Spurs 105, Hawks 83: It’s been 14 years since the Hawks beat the Spurs in San Antonio, so how did you think this was going to end? San Antonio was solid all around and had 17 from DeJuan Blair, including 8 in the fourth quarter. Also, Tiago Splitter is tearing it up of late, he finished with 16. If he is a real inside presence for the Spurs in the playoffs, they are much more dangerous. He’s looking like the guy the Spurs thought they were getting out of Europe.

Heat 101, Pistons 98: This was another game where the Heat were much more talented but not necessarily the team playing harder. (To be fair, fourth game in five nights and still no Dwyane Wade; but the Pistons were shorthanded as well.) Austin Daye had his best game of the season and single-handedly kept it close with 18 first half points (Detroit was down six at the break). Detroit came back from being 10 down midway through the fourth quarter to tie it all up at 90-90 with 3:30 left. Brandon Knight and Greg Monroe played well, reminding us there is a youth movement in Detroit.

Down the stretch the Heat played better defense and LeBron first set up Chris Bosh with some sweet passes (Bosh finished with 27 points) then got to the line himself for four key free throws (32 total points). Miami is now 8-1 without Wade.

Timberwolves 105, Mavericks 90: Yes, but Dallas now has those shiny rings. Minnesota got good games from its stars — Kevin Love had 31 points and 10 rebounds; Ricky Rubio had 17 points and 12 assists. Minnesota played good defense in the second half and Dallas fell in love with the jump shot and didn’t attack. As a result, Minny took 33 free throws, Dallas 10. When Dallas’ jumpers didn’t fall at an alarming rate, they were in trouble.

Raptors 111, Jazz 106 (2OT): I didn’t put Dwane Casey in my list of guys up for coach of the year, but he has made the Raptors a team you have to respect. Toronto was down 18 early but fought back. They trailed by 7 midway through the fourth but fought back. Linas Kleiza was a monster, with 17 points in the fourth quarter and overtimes he was the Raptors best player. Jose Calderon hit some big shots as well, but those felt a lot more like prayers than shots. This is an impressive road win on back-to-back nights for Toronto (they beat Phoenix the night before).

Nuggets 122, Kings 93: These two teams just play at different paces with different levels of energy. Denver was beat Sacramento to every spot on the floor all night long. The Nuggets took control of this game with a 13-0 run in the second quarter and that was that. Denver had 92 of its points in the paint. Think about that. Ninety-two.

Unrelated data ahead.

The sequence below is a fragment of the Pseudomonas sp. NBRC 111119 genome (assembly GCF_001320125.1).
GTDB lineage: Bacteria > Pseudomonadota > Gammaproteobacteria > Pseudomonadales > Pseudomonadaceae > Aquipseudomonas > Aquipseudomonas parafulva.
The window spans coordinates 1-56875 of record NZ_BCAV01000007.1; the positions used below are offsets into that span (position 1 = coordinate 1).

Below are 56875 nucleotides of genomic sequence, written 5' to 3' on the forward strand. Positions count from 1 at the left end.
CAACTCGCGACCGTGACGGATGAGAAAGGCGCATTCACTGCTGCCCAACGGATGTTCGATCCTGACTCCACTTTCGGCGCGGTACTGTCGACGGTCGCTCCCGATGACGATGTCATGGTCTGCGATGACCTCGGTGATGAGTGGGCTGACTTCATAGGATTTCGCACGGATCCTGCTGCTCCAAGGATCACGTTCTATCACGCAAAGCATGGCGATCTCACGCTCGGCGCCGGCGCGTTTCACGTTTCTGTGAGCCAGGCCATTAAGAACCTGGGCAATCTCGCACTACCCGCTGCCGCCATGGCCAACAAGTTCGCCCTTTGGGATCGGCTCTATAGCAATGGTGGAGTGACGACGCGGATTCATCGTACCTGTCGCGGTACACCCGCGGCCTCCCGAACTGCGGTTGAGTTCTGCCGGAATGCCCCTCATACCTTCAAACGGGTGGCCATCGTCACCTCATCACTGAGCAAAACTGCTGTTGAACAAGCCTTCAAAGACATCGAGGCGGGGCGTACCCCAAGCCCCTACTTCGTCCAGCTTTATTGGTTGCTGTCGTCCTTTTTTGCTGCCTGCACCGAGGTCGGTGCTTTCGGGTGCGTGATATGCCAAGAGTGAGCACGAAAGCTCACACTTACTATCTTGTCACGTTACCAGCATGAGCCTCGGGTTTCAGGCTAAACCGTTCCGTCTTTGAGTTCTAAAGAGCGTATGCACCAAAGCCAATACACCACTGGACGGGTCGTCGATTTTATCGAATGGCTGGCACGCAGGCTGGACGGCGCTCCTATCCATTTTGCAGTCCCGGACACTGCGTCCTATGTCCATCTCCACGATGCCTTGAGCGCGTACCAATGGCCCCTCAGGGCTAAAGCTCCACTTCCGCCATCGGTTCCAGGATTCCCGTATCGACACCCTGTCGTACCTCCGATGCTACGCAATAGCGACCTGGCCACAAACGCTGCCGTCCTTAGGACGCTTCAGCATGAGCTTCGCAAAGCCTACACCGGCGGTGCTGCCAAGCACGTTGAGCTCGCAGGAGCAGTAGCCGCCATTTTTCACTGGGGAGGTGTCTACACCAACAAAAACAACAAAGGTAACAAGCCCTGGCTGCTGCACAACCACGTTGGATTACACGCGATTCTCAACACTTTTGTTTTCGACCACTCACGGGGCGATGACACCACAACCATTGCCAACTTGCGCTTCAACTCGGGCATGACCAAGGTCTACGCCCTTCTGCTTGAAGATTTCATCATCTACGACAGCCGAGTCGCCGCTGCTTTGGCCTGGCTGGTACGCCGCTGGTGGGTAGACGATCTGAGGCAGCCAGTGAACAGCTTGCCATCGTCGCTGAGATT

Warriors 101, Portland 93: On its third game in three nights Portland tried to pound the soft interior of the Warriors defense, and that worked for a while with LaMarcus Aldridge leading the way (he finished with 18 points). But Golden State came back because they just shot lights out all night. They shot 51.9 percent as a team and hit 11-20 threes including 5-of-6 during a key stretch in the third when they took the lead for good. Hot shooting nights win games and Portland didn’t have the legs under them to respond.

Mark Cuban’s plan for a restart, “I don’t think we can go the old tried and true way”

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Wild, fanciful ideas for restarting the NBA that would never fly in a typical year — 1-16 seeding, or maybe a soccer World Cup-style group stage — are getting an airing this season because everything is on the table. As the NBA moves closer to a restart plan, countless ideas are being floated.

Mavericks owner Mark Cuban has his own plan.

Shocking, I know. But it’s interesting.

“What I proposed is that we extend the playoff format to 10 teams from each conference, and play at least five games prior to going into playoffs,” Cuban said laying out is plan to NBC’s Mike Tirico on “Lunch Talk Live.” And if we do that, every team in the Eastern Conference would have a chance to make the playoffs, and all but two in the Western Conference would do it [Ed. note: Golden State and Minnesota].